One to one functions in javaScript
This wraps up this week on writing more about authoring functions in javaScript, much of which had to do with writing functions in general actually rather than specifics of why they are written in javaScript alone. In one post I touched base on the topic of function domain which is a term for the full range of possibles when it comes to the range of arguments that can be passed to a function. Another post that I wrote recently was on the topic of monotonic functions which are functions that have to do with increasing return values as an argument approaches positive infinity. That is that a function is increasing monotonic if the return value stays the same or goes up as a x argument approaches positive infinity. There are a number of other terms with monotonic functions thorough that have to do with decreasing values also though.
However there is one general type of monotonic function that stands out for me and that is a strictly increasing monotonic function, which can be thought of as an example of a one to one function which stands out from other kinds of monotonic functions some of which can be many to one. So it would seem that the term monotonic refers to several kinds of functions some of which can be many to one style functions, however some such as strictly increasing monotonic functions are very much one to one. In this post I will be focusing mainly on the topic of one to one functions which interest me when it comes to the topic of making an experience point system.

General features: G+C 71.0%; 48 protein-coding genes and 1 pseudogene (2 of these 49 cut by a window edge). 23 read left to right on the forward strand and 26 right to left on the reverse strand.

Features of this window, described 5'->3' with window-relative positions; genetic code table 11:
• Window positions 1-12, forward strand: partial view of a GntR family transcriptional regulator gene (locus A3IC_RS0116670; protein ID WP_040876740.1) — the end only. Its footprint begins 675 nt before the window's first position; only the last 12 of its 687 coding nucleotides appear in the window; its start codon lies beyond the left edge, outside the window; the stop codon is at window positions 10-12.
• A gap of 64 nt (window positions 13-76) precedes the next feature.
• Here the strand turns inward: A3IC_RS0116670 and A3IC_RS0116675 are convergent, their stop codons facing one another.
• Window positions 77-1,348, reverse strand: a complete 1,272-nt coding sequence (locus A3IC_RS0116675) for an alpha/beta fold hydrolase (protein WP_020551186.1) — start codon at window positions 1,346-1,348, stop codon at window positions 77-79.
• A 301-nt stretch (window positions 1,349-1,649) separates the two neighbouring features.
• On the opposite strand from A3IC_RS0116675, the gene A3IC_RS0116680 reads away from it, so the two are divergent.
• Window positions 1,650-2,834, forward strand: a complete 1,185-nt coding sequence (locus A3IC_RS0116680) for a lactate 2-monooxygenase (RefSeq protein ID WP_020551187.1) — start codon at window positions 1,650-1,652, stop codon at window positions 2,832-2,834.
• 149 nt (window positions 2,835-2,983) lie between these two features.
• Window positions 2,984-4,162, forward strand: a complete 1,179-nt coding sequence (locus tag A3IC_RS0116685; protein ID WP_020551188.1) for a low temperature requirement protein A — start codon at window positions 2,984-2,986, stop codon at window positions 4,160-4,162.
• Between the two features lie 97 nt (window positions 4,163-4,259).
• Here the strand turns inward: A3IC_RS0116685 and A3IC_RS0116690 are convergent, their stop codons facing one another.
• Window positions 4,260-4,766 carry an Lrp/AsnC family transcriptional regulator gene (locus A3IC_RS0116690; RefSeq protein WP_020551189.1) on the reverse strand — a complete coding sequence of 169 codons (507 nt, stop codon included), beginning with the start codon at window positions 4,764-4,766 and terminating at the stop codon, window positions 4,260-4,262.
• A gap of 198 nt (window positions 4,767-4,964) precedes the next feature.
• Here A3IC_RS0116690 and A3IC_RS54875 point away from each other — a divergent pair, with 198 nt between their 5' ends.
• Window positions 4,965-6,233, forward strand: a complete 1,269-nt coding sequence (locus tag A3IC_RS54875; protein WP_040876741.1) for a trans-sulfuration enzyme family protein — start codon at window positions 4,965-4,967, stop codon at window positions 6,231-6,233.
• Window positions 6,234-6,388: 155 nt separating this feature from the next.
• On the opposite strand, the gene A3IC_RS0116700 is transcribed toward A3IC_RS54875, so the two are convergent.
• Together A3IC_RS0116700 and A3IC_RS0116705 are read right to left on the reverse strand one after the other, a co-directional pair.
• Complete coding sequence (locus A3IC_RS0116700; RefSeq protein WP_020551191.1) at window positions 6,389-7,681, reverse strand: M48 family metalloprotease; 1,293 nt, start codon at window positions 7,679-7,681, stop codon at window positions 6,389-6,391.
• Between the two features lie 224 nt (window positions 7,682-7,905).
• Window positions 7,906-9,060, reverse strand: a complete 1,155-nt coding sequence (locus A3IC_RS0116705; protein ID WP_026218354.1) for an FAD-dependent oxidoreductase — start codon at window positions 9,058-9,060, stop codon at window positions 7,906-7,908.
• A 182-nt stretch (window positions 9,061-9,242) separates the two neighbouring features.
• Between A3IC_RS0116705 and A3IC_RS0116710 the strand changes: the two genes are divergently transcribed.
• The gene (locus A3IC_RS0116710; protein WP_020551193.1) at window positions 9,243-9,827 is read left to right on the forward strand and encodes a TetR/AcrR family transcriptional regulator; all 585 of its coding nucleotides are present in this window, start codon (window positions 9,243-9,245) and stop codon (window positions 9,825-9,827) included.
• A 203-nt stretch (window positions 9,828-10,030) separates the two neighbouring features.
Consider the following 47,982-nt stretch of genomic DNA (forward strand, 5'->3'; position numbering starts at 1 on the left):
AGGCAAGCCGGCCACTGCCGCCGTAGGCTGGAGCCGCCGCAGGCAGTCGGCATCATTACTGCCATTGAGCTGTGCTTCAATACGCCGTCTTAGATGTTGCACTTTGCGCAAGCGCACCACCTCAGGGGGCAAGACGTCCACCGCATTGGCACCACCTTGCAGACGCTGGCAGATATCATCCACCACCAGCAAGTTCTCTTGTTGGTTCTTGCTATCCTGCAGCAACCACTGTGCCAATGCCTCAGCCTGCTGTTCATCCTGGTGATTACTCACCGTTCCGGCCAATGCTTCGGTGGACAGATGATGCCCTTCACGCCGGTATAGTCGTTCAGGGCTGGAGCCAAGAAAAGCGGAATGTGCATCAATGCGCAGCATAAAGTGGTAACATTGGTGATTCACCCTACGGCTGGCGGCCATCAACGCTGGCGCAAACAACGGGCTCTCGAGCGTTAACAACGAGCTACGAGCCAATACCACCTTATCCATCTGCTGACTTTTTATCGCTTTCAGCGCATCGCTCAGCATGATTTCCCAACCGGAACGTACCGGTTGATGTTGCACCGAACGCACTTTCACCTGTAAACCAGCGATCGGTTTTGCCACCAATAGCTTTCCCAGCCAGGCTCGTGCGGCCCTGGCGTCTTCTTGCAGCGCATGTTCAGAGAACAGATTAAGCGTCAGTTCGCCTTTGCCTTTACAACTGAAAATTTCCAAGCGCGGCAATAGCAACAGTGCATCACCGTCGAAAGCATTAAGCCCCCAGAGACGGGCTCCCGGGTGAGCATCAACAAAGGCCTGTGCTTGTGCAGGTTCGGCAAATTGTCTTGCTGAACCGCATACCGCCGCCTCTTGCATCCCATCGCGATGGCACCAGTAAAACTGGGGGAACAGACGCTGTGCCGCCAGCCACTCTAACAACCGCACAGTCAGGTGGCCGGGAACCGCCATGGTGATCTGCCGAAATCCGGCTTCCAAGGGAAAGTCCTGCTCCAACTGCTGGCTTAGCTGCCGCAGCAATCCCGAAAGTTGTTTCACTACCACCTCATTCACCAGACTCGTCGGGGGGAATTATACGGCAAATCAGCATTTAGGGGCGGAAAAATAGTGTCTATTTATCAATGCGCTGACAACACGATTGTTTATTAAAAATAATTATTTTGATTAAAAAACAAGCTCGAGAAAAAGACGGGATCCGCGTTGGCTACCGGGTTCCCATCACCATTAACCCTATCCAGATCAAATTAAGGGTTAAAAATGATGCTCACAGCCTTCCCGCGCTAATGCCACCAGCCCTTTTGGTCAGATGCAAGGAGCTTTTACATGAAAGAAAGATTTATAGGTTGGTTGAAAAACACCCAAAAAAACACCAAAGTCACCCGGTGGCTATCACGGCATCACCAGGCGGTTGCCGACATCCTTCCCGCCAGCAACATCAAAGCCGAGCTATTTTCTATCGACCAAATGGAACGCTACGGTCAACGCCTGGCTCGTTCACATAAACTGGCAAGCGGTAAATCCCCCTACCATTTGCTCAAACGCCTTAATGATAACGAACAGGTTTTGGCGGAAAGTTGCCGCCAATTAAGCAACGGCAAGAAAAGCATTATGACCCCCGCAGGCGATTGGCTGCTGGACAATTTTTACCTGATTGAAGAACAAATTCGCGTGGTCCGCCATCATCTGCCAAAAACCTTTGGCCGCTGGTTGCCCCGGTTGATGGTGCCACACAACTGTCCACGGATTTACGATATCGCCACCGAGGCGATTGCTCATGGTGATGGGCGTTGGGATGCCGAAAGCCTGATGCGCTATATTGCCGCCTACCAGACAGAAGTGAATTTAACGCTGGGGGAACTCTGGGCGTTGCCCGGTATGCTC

1  The basics of monotonic functions
Say I have a get y function that will return a y value and takes one argument that is called x, and in the body of this function I am just multiplying the given x value by 5. This is then a very basic example of a strictly increasing monotonic function, and on top of that it is also one to one. The reason why is because for every given x value there is a unique y value that is returned. This differs from functions that are many to one where there may be more than one value for x that will return the same y value.


2  Creating an inverse of a one to one function
What is great about one to one functions is that it should be possible at least in most cases to create an inverse of the function. For example lets take my basic one to one example where I am just multiplying x by 5, creating an inverse of that would just involve dividing y by 5. So then I can create a get y function along with my get x function.


3  An experience point system example
Now that I have all of the basic out of the way when it comes to one to one functions I can now start getting into some actual use case examples.


4  Conclusion
So writing a one to one function is the first step in making an experience point system, but there is a bot more to it than just having a one to one function. Generally I would want a function where that will take an argument that represents level that will return a xp point value to get to that level.